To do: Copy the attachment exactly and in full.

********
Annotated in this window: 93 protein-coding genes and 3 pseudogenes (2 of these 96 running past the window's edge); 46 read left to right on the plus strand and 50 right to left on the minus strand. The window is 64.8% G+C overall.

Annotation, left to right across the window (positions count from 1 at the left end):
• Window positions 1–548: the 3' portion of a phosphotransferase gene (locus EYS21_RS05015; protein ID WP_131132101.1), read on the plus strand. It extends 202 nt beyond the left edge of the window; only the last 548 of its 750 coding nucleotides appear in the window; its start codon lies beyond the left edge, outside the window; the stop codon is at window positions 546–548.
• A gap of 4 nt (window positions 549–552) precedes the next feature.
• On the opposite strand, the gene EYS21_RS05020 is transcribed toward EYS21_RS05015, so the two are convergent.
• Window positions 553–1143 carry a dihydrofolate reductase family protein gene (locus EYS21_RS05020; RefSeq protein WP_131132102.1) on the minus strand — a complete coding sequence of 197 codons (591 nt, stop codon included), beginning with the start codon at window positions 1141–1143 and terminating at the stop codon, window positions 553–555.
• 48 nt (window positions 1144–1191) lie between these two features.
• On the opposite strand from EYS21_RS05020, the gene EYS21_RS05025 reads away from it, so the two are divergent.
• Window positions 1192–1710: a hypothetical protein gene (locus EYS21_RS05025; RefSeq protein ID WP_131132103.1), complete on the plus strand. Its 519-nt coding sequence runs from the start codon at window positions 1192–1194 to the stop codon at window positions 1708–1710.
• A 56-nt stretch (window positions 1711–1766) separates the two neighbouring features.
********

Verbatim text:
Annotated in this window: 93 protein-coding genes and 3 pseudogenes (2 of these 96 running past the window's edge); 46 read left to right on the plus strand and 50 right to left on the minus strand. The window is 64.8% G+C overall.

Annotation, left to right across the window (positions count from 1 at the left end):
• Window positions 1–548: the 3' portion of a phosphotransferase gene (locus EYS21_RS05015; protein ID WP_131132101.1), read on the plus strand. It extends 202 nt beyond the left edge of the window; only the last 548 of its 750 coding nucleotides appear in the window; its start codon lies beyond the left edge, outside the window; the stop codon is at window positions 546–548.
• A gap of 4 nt (window positions 549–552) precedes the next feature.
• On the opposite strand, the gene EYS21_RS05020 is transcribed toward EYS21_RS05015, so the two are convergent.
• Window positions 553–1143 carry a dihydrofolate reductase family protein gene (locus EYS21_RS05020; RefSeq protein WP_131132102.1) on the minus strand — a complete coding sequence of 197 codons (591 nt, stop codon included), beginning with the start codon at window positions 1141–1143 and terminating at the stop codon, window positions 553–555.
• 48 nt (window positions 1144–1191) lie between these two features.
• On the opposite strand from EYS21_RS05020, the gene EYS21_RS05025 reads away from it, so the two are divergent.
• Window positions 1192–1710: a hypothetical protein gene (locus EYS21_RS05025; RefSeq protein ID WP_131132103.1), complete on the plus strand. Its 519-nt coding sequence runs from the start codon at window positions 1192–1194 to the stop codon at window positions 1708–1710.
• A 56-nt stretch (window positions 1711–1766) separates the two neighbouring features.